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RNHA slams 'worrying' reports of forced tube feeding in care homes

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The RNHA has expressed surprise at the way the media interpreted a report suggesting that many care homes were refusing admission to new residents unless they came fitted with tubing to facilitate artificial feeding.

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The Registered Nursing Home Association (RNHA) said key advice in a report issued by the Royal College of Physicians (RCP) on problems associated with artificial tube feeding of patients with swallowing difficulties was at risk of being overlooked because of the confusing way in which the document had been presented to the news media.

Frank Ursell, chief executive officer of RNHA, said “The quotes we have seen in the press do not seem to reflect the wording of the RCP report itself. So it is difficult to fathom out exactly what messages are being put out by the college. 

“No figures and details are cited anywhere in the report to back up the claims about care homes imposing such a pre-condition for entry. Nor, on a national BBC radio current affairs programme that asked listeners to name any of the care homes concerned, did anyone come forward.”

He added: “It is worrying perhaps that a highly esteemed body such as the RCP should be relying on evidence that, by its own admission, is ‘anecdotal’ rather than based on validated research. The pity of it is that such an approach may detract from the value of a report which, in other respects, raises some important issues about the efficacy and risks of artificial feeding.

“As an association representing nursing homes, the RNHA supports the college’s recommendation that artificial tube feeding should never be undertaken lightly and that all options for oral feeding should be explored. 

“We also agree with the report that good nursing care is extremely important in ensuring that patients with swallowing difficulties are properly nourished and that artificial methods should be employed only if they can be demonstrated to improve the patient’s condition.”

The RNHA says it is disappointed that the report did not make clear that the insertion of tubes through the abdominal wall is a clinical procedure that has to be approved by doctors and is invariably carried out in hospital.

The RNHA is also questioning whether it is appropriate for the RCP to charge £20 per copy for a report which, it believes, should be made available to nursing homes to download free of charge from the College’s website.

Mr Ursell said: “We were very surprised to discover that copies of the oral feeding report were made available free of charge to the news media but that any nursing home wanting a copy will have to pay a fee for the privilege. We hope that the RCP will place the need to disseminate best practice above the need to sell copies of its publications.”

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Readers' comments (1)

  • A response to this article was sent to Nursing Times by Dr Rodney Burnham, Registrar, Royal College of Physicians. Which we have published in full below:

    Oral feeding difficulties and dilemmas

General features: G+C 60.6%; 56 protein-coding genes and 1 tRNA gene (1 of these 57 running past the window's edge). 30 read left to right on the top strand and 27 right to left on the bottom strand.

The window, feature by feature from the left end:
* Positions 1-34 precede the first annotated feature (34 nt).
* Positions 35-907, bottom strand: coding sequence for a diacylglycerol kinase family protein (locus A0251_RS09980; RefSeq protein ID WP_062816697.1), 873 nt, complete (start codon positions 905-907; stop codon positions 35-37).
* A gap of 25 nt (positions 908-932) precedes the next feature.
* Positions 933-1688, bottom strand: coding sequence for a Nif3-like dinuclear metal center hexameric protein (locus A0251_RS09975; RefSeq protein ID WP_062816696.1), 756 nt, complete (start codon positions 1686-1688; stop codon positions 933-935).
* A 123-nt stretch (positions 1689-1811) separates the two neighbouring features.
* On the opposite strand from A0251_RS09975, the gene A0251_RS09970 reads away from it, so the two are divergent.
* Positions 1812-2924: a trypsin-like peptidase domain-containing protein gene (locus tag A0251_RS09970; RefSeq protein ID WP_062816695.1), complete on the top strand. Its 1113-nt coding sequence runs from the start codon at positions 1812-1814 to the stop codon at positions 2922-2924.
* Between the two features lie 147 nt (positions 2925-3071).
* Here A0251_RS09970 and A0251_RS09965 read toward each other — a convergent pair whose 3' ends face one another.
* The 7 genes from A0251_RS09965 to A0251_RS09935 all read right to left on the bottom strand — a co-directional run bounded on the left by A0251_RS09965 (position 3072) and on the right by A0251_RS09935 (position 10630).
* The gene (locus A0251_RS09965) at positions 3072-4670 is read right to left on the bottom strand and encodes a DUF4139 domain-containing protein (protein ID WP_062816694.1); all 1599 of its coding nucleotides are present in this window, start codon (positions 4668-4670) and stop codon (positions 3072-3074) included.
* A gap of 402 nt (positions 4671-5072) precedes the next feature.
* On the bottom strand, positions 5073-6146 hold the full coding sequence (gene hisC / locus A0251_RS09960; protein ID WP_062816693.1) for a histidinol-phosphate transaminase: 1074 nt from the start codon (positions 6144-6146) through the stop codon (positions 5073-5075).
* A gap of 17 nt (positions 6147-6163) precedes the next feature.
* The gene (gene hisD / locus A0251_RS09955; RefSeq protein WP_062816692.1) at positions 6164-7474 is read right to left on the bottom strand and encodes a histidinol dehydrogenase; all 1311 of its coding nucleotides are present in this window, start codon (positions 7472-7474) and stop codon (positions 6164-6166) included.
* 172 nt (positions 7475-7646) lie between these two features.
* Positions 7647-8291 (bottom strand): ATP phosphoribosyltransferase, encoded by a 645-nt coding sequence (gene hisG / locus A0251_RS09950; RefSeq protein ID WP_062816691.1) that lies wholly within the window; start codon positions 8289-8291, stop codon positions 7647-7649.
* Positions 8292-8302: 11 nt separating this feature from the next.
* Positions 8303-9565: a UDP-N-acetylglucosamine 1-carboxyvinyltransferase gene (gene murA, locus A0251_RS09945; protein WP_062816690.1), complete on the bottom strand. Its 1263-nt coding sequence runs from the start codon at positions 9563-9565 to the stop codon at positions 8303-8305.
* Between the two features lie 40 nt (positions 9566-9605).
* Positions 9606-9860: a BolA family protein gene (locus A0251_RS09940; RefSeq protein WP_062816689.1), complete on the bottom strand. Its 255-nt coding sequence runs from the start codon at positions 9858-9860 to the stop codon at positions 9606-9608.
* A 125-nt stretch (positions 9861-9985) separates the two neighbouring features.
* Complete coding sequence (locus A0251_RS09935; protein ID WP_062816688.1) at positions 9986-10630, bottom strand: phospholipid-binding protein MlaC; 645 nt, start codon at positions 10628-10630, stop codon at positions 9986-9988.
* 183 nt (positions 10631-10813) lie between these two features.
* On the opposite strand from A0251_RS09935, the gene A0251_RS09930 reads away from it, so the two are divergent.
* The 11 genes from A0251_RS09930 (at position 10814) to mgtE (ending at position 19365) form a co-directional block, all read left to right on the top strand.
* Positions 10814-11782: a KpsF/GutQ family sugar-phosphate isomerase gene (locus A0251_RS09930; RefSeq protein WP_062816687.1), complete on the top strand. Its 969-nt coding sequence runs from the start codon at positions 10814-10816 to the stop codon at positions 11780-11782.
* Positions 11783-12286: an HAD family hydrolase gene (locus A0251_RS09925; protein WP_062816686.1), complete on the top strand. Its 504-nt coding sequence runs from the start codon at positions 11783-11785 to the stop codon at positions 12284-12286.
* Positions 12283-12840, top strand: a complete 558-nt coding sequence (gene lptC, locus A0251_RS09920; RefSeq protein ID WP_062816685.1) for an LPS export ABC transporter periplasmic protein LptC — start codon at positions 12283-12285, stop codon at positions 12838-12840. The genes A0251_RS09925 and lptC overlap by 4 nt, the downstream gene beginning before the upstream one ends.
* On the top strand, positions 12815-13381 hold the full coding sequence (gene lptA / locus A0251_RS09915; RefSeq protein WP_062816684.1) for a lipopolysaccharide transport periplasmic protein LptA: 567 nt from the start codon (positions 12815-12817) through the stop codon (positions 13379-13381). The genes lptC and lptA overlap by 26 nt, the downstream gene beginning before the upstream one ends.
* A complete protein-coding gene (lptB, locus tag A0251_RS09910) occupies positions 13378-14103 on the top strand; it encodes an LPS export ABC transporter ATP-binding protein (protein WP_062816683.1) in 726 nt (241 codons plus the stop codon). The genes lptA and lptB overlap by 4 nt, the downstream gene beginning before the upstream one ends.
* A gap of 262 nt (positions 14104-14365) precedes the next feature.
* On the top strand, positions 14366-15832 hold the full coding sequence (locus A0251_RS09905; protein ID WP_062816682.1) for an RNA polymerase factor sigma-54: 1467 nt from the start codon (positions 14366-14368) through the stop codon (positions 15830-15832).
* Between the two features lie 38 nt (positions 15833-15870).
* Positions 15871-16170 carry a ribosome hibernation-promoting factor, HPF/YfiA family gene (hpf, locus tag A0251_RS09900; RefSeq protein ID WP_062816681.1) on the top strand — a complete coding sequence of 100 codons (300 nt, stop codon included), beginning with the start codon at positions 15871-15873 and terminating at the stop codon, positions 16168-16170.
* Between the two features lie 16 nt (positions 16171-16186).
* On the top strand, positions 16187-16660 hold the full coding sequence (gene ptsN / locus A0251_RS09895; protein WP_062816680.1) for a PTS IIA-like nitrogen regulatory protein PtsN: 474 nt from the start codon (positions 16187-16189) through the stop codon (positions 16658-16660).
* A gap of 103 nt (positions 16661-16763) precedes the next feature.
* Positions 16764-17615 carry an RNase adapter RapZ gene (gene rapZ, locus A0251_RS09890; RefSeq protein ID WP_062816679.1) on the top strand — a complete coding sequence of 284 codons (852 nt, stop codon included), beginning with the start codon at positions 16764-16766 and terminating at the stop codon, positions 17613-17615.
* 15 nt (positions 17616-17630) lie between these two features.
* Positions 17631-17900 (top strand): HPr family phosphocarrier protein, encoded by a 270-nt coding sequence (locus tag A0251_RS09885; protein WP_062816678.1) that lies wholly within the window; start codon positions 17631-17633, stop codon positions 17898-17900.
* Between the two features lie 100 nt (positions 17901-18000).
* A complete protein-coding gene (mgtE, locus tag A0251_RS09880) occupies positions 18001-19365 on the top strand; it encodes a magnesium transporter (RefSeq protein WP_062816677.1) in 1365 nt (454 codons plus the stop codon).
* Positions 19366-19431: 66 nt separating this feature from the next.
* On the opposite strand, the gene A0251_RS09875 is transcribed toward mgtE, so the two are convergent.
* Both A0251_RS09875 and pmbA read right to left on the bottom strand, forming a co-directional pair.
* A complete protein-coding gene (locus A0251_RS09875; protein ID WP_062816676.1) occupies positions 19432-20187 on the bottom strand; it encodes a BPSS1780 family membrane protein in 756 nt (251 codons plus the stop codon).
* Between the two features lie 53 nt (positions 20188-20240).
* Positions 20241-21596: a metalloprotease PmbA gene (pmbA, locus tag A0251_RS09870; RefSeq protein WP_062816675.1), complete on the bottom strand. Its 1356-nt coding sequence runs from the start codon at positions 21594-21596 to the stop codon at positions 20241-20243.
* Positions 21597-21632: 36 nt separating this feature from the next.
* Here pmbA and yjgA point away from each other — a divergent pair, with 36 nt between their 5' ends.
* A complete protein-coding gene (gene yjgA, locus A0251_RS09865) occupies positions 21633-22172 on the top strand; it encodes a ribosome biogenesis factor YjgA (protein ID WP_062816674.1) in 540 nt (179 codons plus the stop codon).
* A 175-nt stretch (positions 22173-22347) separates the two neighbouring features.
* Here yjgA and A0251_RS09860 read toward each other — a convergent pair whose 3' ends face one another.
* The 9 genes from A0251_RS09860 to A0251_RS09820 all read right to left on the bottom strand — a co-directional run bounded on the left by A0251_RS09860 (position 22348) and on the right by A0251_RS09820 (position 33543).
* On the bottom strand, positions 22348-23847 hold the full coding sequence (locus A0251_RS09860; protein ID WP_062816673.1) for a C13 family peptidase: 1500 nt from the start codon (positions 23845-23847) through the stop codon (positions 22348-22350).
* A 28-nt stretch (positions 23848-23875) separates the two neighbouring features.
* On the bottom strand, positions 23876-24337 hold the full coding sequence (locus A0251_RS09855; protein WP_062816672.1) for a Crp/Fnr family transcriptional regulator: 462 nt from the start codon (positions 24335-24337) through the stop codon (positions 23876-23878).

Report of a working party, Royal College of Physicians

    Frank Ursell, the chief executive of the Registered Nursing Home Association (Nursing Times, 12 January 2010), commented adversely on the above report which reviews a wide range of issues including the clinical aspects and mechanisms for oral feeding, techniques for artificial nutrition, together with the ethical and legal aspects. Many medical, nursing and paramedical bodies have endorsed it. He complained that the press do not seem to reflect the wording in the report itself - a common problem, sadly beyond the control of the authors of any publication.

    The report points out that the insertion of a feeding tube through the stomach wall using endoscopy (a feeding gastrostomy) is associated with well-recognised complications and, in some patients, may not be possible or safe. This should only be carried out where there is a clear clinical need. Thus some patients who require tube feeding may need to continue nasogastric (NG) feeding. The report comments (page 27) that the blanket refusal by an organisation to accept a patient for care without a feeding gastrostomy is unethical.

    The report does not include anecdotal evidence that this occurs in patients on NG feeding, although sadly all nutrition teams can cite examples of this practice. The risk to the patient of placing an NG tube is less than that of a gastrostomy. The complexity of the procedure and the skill required to place a feeding gastrostomy is clearly described in the report. It did not seem necessary, therefore, to state that this has to be undertaken in the hospital setting, unlike a NG tube, which can normally be inserted by a trained nurse in most settings according to standard protocols. Most hospital nutrition teams would be willing to give telephone advice in case of difficulty.

    The report has been distributed free of charge to all Fellows of the Royal College of Physicians and members of the British Society of Gastroenterology. To recoup some of the considerable costs involved in the preparation, publishing, printing and distribution of the report, a charge has to be made for this valuable document, just as a nursing home has to charge for the care of its residents.

    We are pleased that the chief executive agrees that the report raises important issues about the efficacy and risks of artificial feeding.

    Dr Rodney Burnham
    Royal College of Physicians

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